From Dr. John Robinson, WCS Chief Conservation Officer:
"There was clearly a loud roar from St. Petersburg this week on behalf of the last remaining tigers on our planet. All 13 range states, with the leadership of Prime Minister Putin, showed united political will to save this regal species. World leaders rarely find agreements at conferences and summits but this week the beloved tiger has proven to be a uniting force. And as we save the tiger, we have new hopes to save the world's biodiversity."
Monday, November 22
WCS's Dr. John Robinson, Chief Conservation Officer and Executive Vice President for Conservation and Science, announced that WCS will pledge $5 million to save the tiger over the next 12 months, as part of a larger contribution of $50 million over 10 years.
Here is an excerpt from Robinson’s statement at the Summit in St. Petersburg:
“Over the next 12 months, WCS will be putting close to $5 million onto the ground in Asia for tiger conservation. These are funds that are entrusted to us by bilateral government donors, especially the U.S. Fish and Wildlife Service and the U.S. Agency for International Development, and multilaterals like the Global Environmental Facility and the World Bank. Private individuals and private foundations are also making crucial commitments to tigers, such as those of the Liz Claiborne and Art Ortenberg Foundation which has put tiger conservation as its highest priority, and collaborating organizations like Panthera. Together we will be investing a minimum of well over $50 million in the next 10 years before the next Year of the Tiger. And let me stress again that WCS will work to ensure that all of these investments are targeted at on-the-ground efforts in tiger range states.”
Monday, November 15
Next week, world leaders from more than a dozen tiger range states will gather in St. Petersburg, Russia for a “Tiger Summit.” Heads of the WCS delegation attending this unprecedented event say that saving the big cats’ “source sites” is the key to ensure that future conservation efforts will succeed.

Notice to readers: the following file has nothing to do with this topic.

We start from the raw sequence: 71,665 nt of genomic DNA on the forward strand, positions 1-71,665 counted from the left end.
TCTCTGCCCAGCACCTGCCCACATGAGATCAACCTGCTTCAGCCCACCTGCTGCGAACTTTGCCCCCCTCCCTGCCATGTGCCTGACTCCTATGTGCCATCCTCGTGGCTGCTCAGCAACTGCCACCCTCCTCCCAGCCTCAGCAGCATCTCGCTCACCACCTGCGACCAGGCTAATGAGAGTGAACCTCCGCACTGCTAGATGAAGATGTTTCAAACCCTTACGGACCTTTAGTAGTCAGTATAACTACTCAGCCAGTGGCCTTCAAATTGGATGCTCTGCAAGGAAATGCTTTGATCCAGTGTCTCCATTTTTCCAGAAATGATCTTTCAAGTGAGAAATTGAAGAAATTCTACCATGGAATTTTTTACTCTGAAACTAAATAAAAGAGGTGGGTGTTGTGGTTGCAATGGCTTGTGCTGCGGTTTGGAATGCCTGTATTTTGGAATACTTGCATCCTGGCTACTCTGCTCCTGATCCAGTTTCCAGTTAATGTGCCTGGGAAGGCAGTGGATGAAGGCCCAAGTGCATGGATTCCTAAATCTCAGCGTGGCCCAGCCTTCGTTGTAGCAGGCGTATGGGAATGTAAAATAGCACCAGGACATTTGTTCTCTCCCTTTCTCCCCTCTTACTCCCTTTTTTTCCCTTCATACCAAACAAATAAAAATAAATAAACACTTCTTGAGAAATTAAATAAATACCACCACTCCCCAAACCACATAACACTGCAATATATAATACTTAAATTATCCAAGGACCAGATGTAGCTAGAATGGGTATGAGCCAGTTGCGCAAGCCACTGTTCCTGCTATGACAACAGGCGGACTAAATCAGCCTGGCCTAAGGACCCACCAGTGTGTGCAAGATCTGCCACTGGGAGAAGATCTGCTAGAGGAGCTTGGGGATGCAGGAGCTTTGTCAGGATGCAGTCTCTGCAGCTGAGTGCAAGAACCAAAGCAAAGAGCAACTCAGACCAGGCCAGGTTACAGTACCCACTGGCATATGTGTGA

WCS delegates John Robinson, Liz Bennett, and Joe Walston, authors of a published scientific study released in the September issue of PLoS Biology, have identified 42 source sites scattered across Asia that are now the last hope and greatest priority for the recovery of tigers. The source sites contain the majority of the world’s remaining breeding females—approximately 1,000 individual cats—and could potentially seed the recovery of tigers across wider landscapes.
WCS applauds Prime Minister Putin and the tiger range states for this unprecedented gathering, and is hopeful that participants will adopt the source site plan.
Joe Walston, Director of WCS-Asia, says, “While the scale of the challenge is enormous, the complexity of effective implementation is not. In the past, overly ambitious and complicated conservation efforts have failed to do the basics: prevent the hunting of tigers and their prey. With 70 percent of the world’s wild tigers in just six percent of their current range, efforts need to focus on securing these source sites as the number one priority for the species.”
Robinson, Walston, and Bennett calculated in their study the total required annual cost of effectively managing source sites to be $82 million, which includes the cost of law enforcement, wildlife monitoring, community involvement, and other factors. However, much of that is already being provided by range state governments themselves, supplemented by international support. The shortfall—$35 million—is needed to intensify proven methods of protection and monitoring on the ground.
Learn more about WCS's ambitious plan to save the tiger >>